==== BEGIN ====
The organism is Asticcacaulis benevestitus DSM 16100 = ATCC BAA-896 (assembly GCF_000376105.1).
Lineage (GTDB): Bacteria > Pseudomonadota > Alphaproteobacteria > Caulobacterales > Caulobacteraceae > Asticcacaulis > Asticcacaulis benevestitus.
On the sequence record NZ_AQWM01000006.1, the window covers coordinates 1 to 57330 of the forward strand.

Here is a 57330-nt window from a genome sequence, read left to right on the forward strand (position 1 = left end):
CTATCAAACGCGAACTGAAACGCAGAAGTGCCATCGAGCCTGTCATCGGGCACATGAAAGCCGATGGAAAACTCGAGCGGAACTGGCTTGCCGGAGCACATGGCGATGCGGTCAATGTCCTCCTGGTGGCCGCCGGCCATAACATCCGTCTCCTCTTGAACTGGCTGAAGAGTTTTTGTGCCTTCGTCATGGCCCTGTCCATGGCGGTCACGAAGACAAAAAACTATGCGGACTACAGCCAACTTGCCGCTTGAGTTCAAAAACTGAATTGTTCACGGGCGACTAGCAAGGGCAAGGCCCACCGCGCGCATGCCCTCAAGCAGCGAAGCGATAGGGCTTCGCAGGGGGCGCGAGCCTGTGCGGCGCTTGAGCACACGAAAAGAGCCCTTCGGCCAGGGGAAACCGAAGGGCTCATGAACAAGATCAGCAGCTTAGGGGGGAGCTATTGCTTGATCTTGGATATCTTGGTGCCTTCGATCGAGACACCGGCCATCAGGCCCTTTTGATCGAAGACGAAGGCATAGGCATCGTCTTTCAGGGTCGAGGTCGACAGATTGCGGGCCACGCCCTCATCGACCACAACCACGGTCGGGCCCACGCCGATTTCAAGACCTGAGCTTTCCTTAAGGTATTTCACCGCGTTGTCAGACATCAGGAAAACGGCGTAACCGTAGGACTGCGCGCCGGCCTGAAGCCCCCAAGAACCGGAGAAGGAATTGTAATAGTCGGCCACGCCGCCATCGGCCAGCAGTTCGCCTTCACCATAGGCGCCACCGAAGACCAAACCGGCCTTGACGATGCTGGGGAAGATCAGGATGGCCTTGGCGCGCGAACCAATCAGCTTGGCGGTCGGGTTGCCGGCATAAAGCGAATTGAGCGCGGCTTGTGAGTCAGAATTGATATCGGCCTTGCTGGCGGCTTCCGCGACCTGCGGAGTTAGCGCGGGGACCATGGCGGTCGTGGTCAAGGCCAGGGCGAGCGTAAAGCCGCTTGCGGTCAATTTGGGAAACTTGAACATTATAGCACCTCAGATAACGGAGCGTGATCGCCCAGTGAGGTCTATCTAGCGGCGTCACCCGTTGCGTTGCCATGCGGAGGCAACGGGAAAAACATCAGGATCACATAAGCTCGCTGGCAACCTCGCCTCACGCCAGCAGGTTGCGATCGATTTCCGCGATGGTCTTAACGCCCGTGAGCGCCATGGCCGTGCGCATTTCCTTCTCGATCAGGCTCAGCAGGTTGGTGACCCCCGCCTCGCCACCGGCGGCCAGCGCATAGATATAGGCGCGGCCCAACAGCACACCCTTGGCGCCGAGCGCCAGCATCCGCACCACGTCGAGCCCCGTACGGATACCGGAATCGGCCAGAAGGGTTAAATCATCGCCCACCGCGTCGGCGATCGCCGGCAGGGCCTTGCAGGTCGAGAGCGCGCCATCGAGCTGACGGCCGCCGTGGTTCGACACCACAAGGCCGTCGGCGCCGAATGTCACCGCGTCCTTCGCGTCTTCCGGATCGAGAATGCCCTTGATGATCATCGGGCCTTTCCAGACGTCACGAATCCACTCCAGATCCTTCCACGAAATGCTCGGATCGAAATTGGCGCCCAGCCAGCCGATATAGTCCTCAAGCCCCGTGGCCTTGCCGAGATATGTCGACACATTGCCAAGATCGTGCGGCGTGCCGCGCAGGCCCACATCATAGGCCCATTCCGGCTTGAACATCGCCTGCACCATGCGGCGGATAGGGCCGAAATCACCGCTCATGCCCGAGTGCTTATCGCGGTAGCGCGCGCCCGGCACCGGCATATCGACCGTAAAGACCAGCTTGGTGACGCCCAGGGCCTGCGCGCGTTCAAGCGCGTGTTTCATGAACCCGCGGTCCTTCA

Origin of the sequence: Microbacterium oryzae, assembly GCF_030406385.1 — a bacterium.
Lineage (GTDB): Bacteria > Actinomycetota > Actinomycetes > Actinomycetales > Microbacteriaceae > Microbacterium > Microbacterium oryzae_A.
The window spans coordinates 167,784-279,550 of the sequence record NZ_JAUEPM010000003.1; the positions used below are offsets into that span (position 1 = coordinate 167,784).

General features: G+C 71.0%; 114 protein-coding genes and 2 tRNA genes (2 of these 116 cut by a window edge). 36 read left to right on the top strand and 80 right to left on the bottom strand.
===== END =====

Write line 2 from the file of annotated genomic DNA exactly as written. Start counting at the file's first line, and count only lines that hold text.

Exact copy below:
Lineage (GTDB): Bacteria > Pseudomonadota > Alphaproteobacteria > Caulobacterales > Caulobacteraceae > Asticcacaulis > Asticcacaulis benevestitus.